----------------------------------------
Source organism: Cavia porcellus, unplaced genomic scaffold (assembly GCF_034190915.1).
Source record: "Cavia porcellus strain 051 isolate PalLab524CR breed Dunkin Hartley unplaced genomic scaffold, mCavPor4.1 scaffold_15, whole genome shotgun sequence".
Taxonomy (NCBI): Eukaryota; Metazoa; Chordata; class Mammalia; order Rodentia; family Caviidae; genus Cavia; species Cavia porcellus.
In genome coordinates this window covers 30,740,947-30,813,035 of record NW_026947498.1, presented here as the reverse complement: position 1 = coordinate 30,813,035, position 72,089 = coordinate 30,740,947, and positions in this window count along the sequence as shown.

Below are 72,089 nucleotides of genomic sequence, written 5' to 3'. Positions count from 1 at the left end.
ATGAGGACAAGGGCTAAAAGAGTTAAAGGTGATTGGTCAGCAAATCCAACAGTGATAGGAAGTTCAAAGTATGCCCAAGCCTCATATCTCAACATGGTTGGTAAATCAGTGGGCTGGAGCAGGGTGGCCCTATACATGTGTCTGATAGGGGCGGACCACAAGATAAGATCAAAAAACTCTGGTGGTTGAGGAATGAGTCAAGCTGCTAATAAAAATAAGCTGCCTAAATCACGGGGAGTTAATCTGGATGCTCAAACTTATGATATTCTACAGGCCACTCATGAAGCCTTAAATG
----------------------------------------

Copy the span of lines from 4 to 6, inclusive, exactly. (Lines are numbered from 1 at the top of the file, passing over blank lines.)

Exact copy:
In genome coordinates this window covers 30,740,947-30,813,035 of record NW_026947498.1, presented here as the reverse complement: position 1 = coordinate 30,813,035, position 72,089 = coordinate 30,740,947, and positions in this window count along the sequence as shown.

Below are 72,089 nucleotides of genomic sequence, written 5' to 3'. Positions count from 1 at the left end.
ATGAGGACAAGGGCTAAAAGAGTTAAAGGTGATTGGTCAGCAAATCCAACAGTGATAGGAAGTTCAAAGTATGCCCAAGCCTCATATCTCAACATGGTTGGTAAATCAGTGGGCTGGAGCAGGGTGGCCCTATACATGTGTCTGATAGGGGCGGACCACAAGATAAGATCAAAAAACTCTGGTGGTTGAGGAATGAGTCAAGCTGCTAATAAAAATAAGCTGCCTAAATCACGGGGAGTTAATCTGGATGCTCAAACTTATGATATTCTACAGGCCACTCATGAAGCCTTAAATG